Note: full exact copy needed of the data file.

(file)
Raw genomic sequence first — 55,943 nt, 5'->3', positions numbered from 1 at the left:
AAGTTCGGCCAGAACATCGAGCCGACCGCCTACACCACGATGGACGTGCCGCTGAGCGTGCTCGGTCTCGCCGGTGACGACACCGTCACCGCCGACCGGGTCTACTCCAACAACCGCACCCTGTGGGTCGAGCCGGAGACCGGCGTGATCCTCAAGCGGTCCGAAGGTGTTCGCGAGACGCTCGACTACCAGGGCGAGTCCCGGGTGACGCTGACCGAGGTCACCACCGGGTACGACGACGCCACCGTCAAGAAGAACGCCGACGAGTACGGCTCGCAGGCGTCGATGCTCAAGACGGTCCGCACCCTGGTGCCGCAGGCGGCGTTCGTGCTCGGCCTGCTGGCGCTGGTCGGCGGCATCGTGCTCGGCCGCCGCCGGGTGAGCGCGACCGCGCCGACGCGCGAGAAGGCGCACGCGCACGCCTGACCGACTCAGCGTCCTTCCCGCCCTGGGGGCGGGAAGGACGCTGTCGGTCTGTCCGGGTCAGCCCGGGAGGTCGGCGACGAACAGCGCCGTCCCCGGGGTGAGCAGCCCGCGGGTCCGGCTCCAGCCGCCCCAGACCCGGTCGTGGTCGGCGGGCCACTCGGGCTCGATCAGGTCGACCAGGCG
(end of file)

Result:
Raw genomic sequence first — 55,943 nt, 5'->3', positions numbered from 1 at the left:
AAGTTCGGCCAGAACATCGAGCCGACCGCCTACACCACGATGGACGTGCCGCTGAGCGTGCTCGGTCTCGCCGGTGACGACACCGTCACCGCCGACCGGGTCTACTCCAACAACCGCACCCTGTGGGTCGAGCCGGAGACCGGCGTGATCCTCAAGCGGTCCGAAGGTGTTCGCGAGACGCTCGACTACCAGGGCGAGTCCCGGGTGACGCTGACCGAGGTCACCACCGGGTACGACGACGCCACCGTCAAGAAGAACGCCGACGAGTACGGCTCGCAGGCGTCGATGCTCAAGACGGTCCGCACCCTGGTGCCGCAGGCGGCGTTCGTGCTCGGCCTGCTGGCGCTGGTCGGCGGCATCGTGCTCGGCCGCCGCCGGGTGAGCGCGACCGCGCCGACGCGCGAGAAGGCGCACGCGCACGCCTGACCGACTCAGCGTCCTTCCCGCCCTGGGGGCGGGAAGGACGCTGTCGGTCTGTCCGGGTCAGCCCGGGAGGTCGGCGACGAACAGCGCCGTCCCCGGGGTGAGCAGCCCGCGGGTCCGGCTCCAGCCGCCCCAGACCCGGTCGTGGTCGGCGGGCCACTCGGGCTCGATCAGGTCGACCAGGCG